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The Reference of Natural Kind Terms

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Luis Fernández Moreno

This book deals with the main proponents of the causal and descriptivist reference theories on natural kind terms. The two main types of contemporary reference theories on natural kind terms are the causal and the descriptivist theories. The author analyzes the main versions of these two types of theories and claims that the differences between them are not as great as it is usually assumed. He alleges that the ostensive reference fixing and reference borrowing theories should be descriptive-causal, and he also adduces that the relation of kind-identity depends on the views on kind-identity and thus involves descriptive elements. This book is an important contribution to the debate on reference in contemporary philosophy of language and linguistics.

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Chapter 8: Perspectives on a Descriptivist Theory of Reference of Natural Kind Terms

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8.1 Reference Fixing and Descriptions

As previously mentioned, Kripke and Putnam consider that natural kind terms can be introduced ostensively or descriptively but since the ostension by itself is ambiguous it requires some sort of descriptive supplementation. As alleged in section 4.1., Kripke’s theory of the ostensive reference fixing of proper names and natural kind terms involves descriptive components and can be regarded as a descriptive-causal theory, and I also sustained in section 5.1. that the same holds in the case of Putnam’s ostensive reference fixing theory for natural kind terms.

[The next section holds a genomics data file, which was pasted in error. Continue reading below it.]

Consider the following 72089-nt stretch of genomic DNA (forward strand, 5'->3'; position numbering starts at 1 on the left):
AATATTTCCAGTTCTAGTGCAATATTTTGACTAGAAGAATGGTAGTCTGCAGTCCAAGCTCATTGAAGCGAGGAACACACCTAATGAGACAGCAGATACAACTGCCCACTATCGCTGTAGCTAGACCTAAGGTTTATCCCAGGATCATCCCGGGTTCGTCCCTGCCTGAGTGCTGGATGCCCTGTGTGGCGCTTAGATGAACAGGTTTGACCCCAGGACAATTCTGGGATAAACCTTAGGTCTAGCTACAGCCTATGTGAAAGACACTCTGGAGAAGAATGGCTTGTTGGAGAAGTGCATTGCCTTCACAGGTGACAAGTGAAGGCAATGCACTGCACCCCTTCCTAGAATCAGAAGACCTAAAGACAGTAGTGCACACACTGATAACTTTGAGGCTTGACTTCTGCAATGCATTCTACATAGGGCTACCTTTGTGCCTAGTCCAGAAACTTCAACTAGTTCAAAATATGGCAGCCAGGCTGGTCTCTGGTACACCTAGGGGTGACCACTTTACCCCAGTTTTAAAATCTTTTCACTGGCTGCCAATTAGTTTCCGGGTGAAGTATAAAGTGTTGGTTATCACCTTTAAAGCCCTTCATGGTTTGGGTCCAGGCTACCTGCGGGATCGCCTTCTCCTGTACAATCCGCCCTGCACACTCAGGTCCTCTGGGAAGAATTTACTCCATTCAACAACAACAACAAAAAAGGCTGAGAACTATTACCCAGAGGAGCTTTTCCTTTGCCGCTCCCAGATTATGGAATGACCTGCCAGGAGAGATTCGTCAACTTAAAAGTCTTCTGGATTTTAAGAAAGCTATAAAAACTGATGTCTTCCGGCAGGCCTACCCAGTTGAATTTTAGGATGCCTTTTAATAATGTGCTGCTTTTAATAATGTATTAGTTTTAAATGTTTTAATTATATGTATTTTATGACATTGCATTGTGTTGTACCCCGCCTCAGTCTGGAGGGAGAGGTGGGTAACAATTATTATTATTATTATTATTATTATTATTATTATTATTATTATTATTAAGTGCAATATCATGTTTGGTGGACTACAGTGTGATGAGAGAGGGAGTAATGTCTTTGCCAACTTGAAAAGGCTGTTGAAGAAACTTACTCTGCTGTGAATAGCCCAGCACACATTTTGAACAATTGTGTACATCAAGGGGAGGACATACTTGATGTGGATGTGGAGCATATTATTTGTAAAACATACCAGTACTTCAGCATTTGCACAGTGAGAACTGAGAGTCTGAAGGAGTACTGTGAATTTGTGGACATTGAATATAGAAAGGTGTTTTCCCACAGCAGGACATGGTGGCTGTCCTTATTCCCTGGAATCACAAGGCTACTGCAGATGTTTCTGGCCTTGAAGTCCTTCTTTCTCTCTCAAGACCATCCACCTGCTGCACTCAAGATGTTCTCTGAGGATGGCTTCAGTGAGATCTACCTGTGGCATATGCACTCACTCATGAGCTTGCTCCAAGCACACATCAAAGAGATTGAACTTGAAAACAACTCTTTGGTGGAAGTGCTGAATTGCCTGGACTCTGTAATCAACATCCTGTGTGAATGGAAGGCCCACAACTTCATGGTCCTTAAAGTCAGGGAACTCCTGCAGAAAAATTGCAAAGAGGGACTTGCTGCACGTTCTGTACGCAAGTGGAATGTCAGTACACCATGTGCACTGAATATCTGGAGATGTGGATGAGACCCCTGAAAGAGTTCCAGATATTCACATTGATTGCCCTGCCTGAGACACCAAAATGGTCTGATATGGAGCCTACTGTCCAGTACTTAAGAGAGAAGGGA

There are other authors who have dealt more thoroughly with the sort of descriptive components involved in the ostensive reference fixing of natural kind terms. In this section I will focus on the proposal made by Devitt and Sterelny in (1999). These authors have alleged that the ostensive reference fixing of proper names and natural kind terms involves us in the qua problem (see note 209), whose solution requires the recourse to descriptive components; thus, they claim that the most adequate theory of ostensive reference fixing for both sorts of terms is a descriptive-causal theory, with more descriptive components required in the case of natural kind terms than in that of proper names. The main aim of this section is to examine and develop their view about the descriptive components required for the ostensive reference fixing of natural kind terms as well as to make some specific proposals about them.312

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